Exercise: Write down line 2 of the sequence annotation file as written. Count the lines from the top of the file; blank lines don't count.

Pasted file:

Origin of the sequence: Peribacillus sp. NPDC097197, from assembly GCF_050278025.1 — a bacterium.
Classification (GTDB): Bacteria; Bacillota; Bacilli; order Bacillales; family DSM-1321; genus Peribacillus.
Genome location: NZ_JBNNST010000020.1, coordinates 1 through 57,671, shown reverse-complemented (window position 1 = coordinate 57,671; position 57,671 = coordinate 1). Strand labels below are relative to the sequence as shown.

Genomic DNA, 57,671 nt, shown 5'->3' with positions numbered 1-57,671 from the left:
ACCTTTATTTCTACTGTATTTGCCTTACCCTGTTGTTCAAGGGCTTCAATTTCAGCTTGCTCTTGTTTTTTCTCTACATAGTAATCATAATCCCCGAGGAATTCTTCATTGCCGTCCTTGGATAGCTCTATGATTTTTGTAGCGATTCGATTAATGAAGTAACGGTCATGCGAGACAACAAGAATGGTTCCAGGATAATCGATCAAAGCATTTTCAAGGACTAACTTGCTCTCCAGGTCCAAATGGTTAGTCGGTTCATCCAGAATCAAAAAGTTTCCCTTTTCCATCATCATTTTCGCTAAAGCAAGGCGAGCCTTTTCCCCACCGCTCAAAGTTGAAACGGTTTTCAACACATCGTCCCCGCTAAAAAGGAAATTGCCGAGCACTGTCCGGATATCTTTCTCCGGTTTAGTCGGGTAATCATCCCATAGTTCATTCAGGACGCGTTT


Classification (GTDB): Bacteria; Bacillota; Bacilli; order Bacillales; family DSM-1321; genus Peribacillus.